When you’re taking care of your horse, as an owner, it’s your job to look at everything from the top of their head down to the tips of their toes … erm, hooves. And there are a lot of reasons to pay attention to a horse’s hoof — to clean out caked on mud, look for bruises, and know when to do a trimming. For all of that, especially with trimming, you’ll need some essential hoof care items. These are what we keep on hand at all times, and we hope that this will especially help beginners who are wanting to care for their animals in the best way possible:
First things first — don’t ever try trimming a horse’s hooves without some kind of experience or training. Doing it wrong can be all kinds of bad for your animal. My family had horses for about five years before we started doing any trimming ourselves, and even today, we have a pro come in every so often to check our work. That said, this rasp is by far the best that we’ve used. It stays sharper longer than most others, and the style of the teeth doesn’t take the kind of strength that other rasps require. A trimmer once told us that trimming hooves is one of the worst part-time jobs you can have, because if you don’t do it every day like a pro does and develop the right muscles, you’ll get back and arm pain each and every time. The Heller rasp makes this chore a lot easier!
Also, be sure to buy yourself a rasp handle when you’re getting this, or any other, rasp.
We were just talking about helping to save your back, right? For that reason — and simply to do a decent job with the trim — this is the stand we use. The magnets on the side keep your rasp and knife and other tools right at your fingertips. This one adjusts to between 14 inches and 22 inches in height and is made of linear polyethylene. The Standard Hoofjack size is ideal for folks taller than 5-foot-10, whereas the Medium Hoofjack model is three inches shorter and more suited for a shorter person.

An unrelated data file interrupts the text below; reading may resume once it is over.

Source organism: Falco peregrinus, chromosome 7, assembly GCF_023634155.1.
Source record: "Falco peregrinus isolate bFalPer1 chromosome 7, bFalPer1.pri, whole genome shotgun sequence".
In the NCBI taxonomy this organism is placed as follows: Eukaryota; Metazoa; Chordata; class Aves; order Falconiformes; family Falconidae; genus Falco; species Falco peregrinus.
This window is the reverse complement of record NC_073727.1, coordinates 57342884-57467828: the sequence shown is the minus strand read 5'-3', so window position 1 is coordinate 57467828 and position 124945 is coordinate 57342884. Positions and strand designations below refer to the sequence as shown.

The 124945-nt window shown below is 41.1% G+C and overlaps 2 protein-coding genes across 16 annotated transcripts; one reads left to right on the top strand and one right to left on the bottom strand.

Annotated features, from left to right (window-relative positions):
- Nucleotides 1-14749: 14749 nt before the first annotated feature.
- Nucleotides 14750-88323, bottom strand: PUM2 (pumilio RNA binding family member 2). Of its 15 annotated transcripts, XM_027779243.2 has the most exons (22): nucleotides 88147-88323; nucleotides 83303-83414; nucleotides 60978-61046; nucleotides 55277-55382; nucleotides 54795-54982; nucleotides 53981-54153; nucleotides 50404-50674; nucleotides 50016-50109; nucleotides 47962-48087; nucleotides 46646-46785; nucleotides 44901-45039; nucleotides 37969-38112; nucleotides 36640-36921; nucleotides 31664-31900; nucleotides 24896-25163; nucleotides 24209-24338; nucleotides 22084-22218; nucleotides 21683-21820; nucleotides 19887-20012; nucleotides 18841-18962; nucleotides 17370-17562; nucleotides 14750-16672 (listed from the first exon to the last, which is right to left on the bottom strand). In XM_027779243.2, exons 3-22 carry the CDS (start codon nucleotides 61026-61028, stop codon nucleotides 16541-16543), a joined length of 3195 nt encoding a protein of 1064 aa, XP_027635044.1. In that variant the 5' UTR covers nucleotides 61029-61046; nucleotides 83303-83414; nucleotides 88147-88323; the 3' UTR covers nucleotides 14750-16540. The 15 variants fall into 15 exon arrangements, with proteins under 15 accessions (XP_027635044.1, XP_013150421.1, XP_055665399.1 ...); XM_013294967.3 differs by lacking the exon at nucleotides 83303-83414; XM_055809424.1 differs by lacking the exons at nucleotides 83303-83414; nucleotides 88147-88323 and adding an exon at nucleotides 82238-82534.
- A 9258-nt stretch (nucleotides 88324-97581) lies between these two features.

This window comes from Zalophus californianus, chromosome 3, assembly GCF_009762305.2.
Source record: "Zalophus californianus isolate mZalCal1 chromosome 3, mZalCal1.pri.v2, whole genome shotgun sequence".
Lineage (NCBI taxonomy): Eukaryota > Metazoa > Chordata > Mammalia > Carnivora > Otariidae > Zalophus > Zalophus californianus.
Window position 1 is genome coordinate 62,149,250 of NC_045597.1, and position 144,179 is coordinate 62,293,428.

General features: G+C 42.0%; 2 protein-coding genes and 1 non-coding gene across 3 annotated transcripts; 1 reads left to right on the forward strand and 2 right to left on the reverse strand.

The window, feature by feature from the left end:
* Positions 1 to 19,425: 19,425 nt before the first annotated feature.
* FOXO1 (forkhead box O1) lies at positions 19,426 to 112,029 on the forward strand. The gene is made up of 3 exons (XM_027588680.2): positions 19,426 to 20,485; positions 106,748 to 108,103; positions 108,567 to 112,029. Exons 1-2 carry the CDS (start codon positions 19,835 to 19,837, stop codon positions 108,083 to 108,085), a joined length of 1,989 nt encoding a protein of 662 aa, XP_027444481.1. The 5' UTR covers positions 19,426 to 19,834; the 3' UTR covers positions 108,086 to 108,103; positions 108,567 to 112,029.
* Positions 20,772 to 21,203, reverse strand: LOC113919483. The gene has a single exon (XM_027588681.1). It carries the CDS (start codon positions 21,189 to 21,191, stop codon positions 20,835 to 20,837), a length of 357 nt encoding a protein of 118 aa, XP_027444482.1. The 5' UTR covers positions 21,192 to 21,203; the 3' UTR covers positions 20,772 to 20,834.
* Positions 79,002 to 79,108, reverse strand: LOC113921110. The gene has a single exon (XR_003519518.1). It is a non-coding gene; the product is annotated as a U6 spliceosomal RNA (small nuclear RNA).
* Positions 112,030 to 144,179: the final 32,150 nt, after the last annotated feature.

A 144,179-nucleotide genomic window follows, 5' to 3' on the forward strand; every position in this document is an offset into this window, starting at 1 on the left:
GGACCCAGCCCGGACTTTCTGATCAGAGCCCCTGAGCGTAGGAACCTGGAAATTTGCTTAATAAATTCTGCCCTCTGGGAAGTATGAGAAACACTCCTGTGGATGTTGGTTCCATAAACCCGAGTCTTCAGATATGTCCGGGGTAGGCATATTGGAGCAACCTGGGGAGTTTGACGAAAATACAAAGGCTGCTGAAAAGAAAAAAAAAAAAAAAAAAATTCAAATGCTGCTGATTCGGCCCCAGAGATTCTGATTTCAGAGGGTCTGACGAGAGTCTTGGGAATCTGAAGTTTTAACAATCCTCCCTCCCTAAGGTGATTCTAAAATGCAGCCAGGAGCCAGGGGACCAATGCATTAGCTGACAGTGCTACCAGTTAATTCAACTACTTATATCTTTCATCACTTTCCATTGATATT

We’d be remiss not to mention a hoof knife as part of our essential hoof care cache. To be clear, there are lots of hoof knives on the market, and while there are a few shoddy ones, most will handle jobs just fine. I’ve actually been pretty keen on trying a Morakniv model, just because Mora has so many awesome fixed-blade knives at great prices — they’re truly one of the most respected knife brands out there. But we have tended to buy Weavers for our hoof-care needs. They’re comfortable in hand, and they last a good long while. Really, it’s unlikely you’ll go wrong buying a knife in the $8 to $15 range.
As with the hoof knife, there are lots of options for quality hoof nippers. Because these by Tough-1 are geared toward people with larger hands, I like them better than my wife does, but both of us appreciate how much leverage the design provides. They are drop forged from chrome vanadium steel and have a double-beveled cutting edge to eliminate nicking and bending.
We can only imagine how much the wet weather of the past year or more has led to an increase in thrush cases among horses. You do everything you can to keep their hooves clean and dry, but sometimes, the dampness is just too much. Thrush Off helps in healing damage to soft tissue — including abscesses — and kills thrush and white line on contact.
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